Hotels will also need to review and update their terms and conditions to ensure that they take account of the new PSD2 legislation.

How is Bookassist preparing hotels for PSD2?

Bookassist has been working for many months with its payment partners to ensure that we and our clients are PSD2 compliant. This has involved an update to all our various payment gateways and integration software. Bookassist will continue to keep clients informed of any additional PSD2 updates including additional requirements, should this become relevant or updated implementation timelines which may be announced.

Claire Sawier is Head of Marketing and Don Cronin is Head of Product, (bookassist.com), the multi-award-winning technology and digital strategy partner for hotels worldwide.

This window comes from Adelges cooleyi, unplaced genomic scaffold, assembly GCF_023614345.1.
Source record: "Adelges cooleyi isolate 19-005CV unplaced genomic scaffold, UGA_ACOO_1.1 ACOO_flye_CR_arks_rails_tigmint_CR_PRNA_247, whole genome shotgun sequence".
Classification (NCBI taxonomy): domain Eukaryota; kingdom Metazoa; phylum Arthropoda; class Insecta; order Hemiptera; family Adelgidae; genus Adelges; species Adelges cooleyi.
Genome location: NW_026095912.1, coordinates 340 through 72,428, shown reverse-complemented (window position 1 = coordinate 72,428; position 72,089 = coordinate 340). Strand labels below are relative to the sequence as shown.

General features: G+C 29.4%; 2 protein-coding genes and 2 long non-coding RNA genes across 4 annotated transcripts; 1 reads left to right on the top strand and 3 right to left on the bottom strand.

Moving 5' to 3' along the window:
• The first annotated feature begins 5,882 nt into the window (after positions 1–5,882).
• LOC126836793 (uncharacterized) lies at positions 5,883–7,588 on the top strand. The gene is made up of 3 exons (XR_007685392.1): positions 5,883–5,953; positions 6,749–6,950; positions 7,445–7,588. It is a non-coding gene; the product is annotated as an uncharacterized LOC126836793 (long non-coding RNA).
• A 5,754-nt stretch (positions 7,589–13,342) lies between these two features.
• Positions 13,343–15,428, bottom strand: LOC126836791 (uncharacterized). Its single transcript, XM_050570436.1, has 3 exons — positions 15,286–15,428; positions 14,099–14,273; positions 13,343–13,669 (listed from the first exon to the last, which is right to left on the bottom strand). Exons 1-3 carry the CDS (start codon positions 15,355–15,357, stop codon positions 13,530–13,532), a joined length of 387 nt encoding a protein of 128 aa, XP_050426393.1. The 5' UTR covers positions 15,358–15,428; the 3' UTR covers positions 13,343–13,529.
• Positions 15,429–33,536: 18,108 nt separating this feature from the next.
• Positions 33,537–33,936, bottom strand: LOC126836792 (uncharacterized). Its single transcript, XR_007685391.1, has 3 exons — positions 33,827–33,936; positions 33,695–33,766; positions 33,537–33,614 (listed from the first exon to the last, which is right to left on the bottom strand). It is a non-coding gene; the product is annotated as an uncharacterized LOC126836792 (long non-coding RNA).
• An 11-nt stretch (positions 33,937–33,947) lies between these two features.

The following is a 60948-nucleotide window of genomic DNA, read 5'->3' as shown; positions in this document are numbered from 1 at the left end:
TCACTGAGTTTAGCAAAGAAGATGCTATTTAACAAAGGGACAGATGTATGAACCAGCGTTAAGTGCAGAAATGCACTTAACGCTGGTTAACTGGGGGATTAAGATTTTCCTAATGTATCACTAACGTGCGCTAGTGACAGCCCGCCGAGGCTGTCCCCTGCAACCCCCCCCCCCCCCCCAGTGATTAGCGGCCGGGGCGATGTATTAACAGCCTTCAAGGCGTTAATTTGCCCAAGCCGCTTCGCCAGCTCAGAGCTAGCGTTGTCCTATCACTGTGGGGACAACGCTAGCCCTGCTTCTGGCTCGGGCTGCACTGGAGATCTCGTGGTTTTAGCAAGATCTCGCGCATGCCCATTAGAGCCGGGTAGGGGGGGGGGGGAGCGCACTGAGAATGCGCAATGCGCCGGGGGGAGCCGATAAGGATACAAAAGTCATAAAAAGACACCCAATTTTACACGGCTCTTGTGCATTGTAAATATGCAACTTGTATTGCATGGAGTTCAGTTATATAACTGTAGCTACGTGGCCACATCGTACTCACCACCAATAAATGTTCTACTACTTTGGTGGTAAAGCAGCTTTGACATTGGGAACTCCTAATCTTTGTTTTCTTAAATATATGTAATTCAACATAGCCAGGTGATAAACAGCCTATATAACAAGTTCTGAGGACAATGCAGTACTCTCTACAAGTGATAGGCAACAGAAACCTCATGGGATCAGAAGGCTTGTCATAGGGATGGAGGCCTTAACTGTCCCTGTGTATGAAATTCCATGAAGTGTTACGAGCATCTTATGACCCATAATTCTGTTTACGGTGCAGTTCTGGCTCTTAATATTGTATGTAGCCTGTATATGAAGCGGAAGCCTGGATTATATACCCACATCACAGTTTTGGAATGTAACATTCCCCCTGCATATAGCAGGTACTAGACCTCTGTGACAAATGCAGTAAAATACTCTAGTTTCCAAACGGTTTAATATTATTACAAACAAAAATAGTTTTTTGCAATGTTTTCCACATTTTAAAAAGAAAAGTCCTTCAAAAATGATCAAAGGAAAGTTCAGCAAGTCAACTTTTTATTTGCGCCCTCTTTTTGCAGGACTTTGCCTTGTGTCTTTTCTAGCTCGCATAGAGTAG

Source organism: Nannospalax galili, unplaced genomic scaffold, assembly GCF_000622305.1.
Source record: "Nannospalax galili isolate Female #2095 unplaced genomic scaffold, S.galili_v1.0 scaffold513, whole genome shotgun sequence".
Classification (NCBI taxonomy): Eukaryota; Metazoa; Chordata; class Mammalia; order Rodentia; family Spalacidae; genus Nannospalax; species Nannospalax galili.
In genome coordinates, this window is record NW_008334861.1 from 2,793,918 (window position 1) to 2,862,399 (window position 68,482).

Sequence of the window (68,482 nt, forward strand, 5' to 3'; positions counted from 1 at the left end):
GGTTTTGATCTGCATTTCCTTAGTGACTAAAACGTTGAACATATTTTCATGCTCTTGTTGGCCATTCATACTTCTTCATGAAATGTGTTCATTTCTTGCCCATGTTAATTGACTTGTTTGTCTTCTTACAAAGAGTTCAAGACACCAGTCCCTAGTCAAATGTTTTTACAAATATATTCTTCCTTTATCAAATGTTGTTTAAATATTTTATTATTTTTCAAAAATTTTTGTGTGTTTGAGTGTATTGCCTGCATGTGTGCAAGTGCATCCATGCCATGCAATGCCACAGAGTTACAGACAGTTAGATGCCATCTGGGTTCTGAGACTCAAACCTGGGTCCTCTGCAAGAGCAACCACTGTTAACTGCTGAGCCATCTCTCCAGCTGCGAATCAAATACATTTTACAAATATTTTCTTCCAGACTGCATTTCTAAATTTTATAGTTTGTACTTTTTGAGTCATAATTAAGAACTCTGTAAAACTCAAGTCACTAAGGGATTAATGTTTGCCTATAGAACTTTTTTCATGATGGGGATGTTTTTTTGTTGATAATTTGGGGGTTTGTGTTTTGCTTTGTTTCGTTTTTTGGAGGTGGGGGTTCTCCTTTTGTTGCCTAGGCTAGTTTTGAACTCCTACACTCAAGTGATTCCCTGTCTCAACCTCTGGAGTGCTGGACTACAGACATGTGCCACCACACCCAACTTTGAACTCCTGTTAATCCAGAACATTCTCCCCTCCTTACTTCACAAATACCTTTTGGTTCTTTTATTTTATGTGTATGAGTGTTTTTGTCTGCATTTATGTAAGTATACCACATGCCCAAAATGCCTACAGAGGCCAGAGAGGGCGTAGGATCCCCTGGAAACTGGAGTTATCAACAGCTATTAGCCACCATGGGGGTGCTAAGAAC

Why hotels should claim their Google My Business Short Name URL

By Rumenigo Fernandes | On Mon, July 15, 2019

By Rumenigo Fernandes

google my business short name url banner

Google has introduced a new Google My Business (GMB) feature that allows hotels to create a short URL for their Google My Business listing.

This new feature makes it easier for hotels to share their GMB profile and collect guest reviews.

Example of current URL:
https://www.google.com/maps/place/Carlton+Hotel+Blanchardstown/@53.4194368,-6.3796203,15z/
data=!4m8!3m7!1s0x0:0x6c549e04cc8f8aa4!5m2!4m1!1i2!8m2!3d53.4194368!4d-6.3796203

New Short URL:
https://g.page/CarltonBlanchardstown/

google my business preview on google maps

Why claim your Short URL?